Mistaken meaning

#1- Assuming “Competitiveness” Means Winning

“Show me a good loser and I’ll show you a loser.”- Vince Lombardi

While quotes like the above help to create myths about historical figures and legends, I think they do more damage than good to people’s psyches. I have a ton of athletes, friends, and colleagues who think that their “competitiveness” is going to help them win. Being competitive has nothing to do with winning and losing, it has to do with an approach that is taken to avoid the feelings associated with loss and to increase the likelihood of experiencing the feelings of success. One of the main definitions for the word ‘compete’ is to “take part in a contest.” And by definition there are going to be winners and losers. Being very competitive has nothing to do with your desire to win and lose and more to do with your sensitivity to the feelings of winning and losing.

#2 – Avoiding situations where you can lose

Everybody loses. There is not a single great historical figure who ever went their whole lives without losing. Even ‘undefeated’ people spent years getting beat by people in the upper ranks of the sport, their training partners, and their coaches before they became the person that they are. Losing sucks and if you become too comfortable with the feelings of loss, you will stop pushing yourself to strive further. But if you are too emotionally weak to deal with the feelings of loss, then you are losing out on opportunities to learn from people better than you. Most people who produce champions will say that you need to spend approximately a third of your time competing against people better than you, a third against people worse than you, and a third of your time against people who are equally matched to you. That means that champions are forged in an environment where they lose about half the time. If you are too emotionally weak to handle a loss or a workout that highlights one of your weaknesses, then you are likely setting yourself up to hit your own ceiling.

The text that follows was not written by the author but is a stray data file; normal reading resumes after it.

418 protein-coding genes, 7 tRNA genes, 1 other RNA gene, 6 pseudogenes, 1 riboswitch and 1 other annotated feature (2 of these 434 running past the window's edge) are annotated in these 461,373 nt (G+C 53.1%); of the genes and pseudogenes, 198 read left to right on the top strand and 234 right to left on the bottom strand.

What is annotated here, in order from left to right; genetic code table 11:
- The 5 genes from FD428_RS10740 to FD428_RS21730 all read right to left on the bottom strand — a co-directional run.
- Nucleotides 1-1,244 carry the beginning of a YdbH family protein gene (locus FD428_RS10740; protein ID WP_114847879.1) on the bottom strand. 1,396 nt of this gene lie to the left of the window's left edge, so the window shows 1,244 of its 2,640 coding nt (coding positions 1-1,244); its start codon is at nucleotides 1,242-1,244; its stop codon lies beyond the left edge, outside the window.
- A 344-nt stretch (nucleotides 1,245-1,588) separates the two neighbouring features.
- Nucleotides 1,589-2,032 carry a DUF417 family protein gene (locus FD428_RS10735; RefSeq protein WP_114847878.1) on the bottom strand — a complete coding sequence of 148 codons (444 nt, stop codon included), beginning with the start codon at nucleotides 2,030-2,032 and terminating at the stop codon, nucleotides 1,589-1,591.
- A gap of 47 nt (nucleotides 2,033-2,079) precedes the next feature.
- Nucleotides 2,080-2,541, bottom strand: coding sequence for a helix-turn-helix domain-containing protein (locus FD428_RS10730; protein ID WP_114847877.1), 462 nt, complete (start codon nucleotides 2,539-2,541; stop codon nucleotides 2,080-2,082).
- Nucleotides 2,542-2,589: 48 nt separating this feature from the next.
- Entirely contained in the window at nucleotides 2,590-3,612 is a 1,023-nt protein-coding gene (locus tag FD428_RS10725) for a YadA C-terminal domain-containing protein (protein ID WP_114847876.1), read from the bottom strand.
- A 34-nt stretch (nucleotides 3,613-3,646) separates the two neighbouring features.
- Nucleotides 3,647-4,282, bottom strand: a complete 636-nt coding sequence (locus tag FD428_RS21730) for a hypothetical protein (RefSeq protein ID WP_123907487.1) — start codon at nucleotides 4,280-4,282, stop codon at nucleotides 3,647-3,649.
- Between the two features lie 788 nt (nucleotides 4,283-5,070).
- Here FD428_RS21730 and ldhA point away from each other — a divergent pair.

#3 – Thinking that your mindset makes you special

People think that their desire to win and avoid loss is something that distinguishes them. You’re not unique if you like doughnuts, sex, or winning. It’s pretty common, and you should not expect that it is going to help you achieve something. It is likely that your ego and your sense of self righteousness or self importance has gotten out of hand. Most media and people are surprised to meet people who are first starting to experience the fruits of their labor that we call greatness. They commonly refer to their humility and ‘normalness.’ It seems as if winning, success, media, praise, etc have a way of changing them for the worse and stop them from focusing on the things that made them progress in the first place. I think this is where the phrase “…it is easier to get to the top than to stay on top” comes from. Even if you have to cultivate an ego to be great, you probably don’t want to be remembered as an arrogant jerk. So, it’s better to maintain your perspective and your humility so people want to be around you on your path to success, and long after you lose your physical dominance.